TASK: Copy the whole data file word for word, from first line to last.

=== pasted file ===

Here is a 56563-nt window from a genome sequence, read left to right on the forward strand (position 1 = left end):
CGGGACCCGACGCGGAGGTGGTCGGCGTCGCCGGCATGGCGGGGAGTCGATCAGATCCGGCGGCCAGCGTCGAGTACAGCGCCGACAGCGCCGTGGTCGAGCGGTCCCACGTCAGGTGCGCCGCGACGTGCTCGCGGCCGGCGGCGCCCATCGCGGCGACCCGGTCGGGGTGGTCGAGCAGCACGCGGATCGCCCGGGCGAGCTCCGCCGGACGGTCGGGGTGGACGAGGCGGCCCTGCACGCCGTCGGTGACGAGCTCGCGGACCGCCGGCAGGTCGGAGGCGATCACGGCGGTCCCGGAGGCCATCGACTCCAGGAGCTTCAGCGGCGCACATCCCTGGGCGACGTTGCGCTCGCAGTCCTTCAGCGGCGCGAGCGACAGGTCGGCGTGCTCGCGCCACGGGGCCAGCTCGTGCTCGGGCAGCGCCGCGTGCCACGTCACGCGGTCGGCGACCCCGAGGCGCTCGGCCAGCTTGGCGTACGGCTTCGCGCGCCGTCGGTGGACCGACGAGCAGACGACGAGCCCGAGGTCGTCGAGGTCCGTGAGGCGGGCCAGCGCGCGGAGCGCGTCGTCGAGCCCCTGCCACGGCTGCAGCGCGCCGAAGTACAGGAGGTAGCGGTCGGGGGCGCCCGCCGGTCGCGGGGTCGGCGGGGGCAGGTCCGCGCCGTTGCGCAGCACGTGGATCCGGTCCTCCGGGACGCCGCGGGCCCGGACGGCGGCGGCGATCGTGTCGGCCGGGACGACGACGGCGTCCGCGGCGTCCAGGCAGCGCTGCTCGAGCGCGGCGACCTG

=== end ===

Here is a 56563-nt window from a genome sequence, read left to right on the forward strand (position 1 = left end):
CGGGACCCGACGCGGAGGTGGTCGGCGTCGCCGGCATGGCGGGGAGTCGATCAGATCCGGCGGCCAGCGTCGAGTACAGCGCCGACAGCGCCGTGGTCGAGCGGTCCCACGTCAGGTGCGCCGCGACGTGCTCGCGGCCGGCGGCGCCCATCGCGGCGACCCGGTCGGGGTGGTCGAGCAGCACGCGGATCGCCCGGGCGAGCTCCGCCGGACGGTCGGGGTGGACGAGGCGGCCCTGCACGCCGTCGGTGACGAGCTCGCGGACCGCCGGCAGGTCGGAGGCGATCACGGCGGTCCCGGAGGCCATCGACTCCAGGAGCTTCAGCGGCGCACATCCCTGGGCGACGTTGCGCTCGCAGTCCTTCAGCGGCGCGAGCGACAGGTCGGCGTGCTCGCGCCACGGGGCCAGCTCGTGCTCGGGCAGCGCCGCGTGCCACGTCACGCGGTCGGCGACCCCGAGGCGCTCGGCCAGCTTGGCGTACGGCTTCGCGCGCCGTCGGTGGACCGACGAGCAGACGACGAGCCCGAGGTCGTCGAGGTCCGTGAGGCGGGCCAGCGCGCGGAGCGCGTCGTCGAGCCCCTGCCACGGCTGCAGCGCGCCGAAGTACAGGAGGTAGCGGTCGGGGGCGCCCGCCGGTCGCGGGGTCGGCGGGGGCAGGTCCGCGCCGTTGCGCAGCACGTGGATCCGGTCCTCCGGGACGCCGCGGGCCCGGACGGCGGCGGCGATCGTGTCGGCCGGGACGACGACGGCGTCCGCGGCGTCCAGGCAGCGCTGCTCGAGCGCGGCGACCTG